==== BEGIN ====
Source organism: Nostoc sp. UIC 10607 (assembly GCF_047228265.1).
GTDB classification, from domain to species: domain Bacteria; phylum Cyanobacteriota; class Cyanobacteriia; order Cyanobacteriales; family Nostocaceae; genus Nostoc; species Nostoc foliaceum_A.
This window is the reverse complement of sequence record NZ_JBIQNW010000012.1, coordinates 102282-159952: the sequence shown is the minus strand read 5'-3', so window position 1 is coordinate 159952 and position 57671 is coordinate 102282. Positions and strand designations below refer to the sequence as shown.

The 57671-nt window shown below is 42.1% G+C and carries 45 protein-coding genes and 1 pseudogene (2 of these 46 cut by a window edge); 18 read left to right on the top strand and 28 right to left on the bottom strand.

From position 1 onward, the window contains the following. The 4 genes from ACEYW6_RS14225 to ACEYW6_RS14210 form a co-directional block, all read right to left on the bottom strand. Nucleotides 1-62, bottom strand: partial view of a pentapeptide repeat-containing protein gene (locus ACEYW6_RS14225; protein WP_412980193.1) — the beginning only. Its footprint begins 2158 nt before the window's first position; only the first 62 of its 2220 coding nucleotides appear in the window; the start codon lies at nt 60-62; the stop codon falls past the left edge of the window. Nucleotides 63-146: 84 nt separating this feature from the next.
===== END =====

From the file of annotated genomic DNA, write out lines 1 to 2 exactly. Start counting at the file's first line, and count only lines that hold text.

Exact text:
Source organism: Nostoc sp. UIC 10607 (assembly GCF_047228265.1).
GTDB classification, from domain to species: domain Bacteria; phylum Cyanobacteriota; class Cyanobacteriia; order Cyanobacteriales; family Nostocaceae; genus Nostoc; species Nostoc foliaceum_A.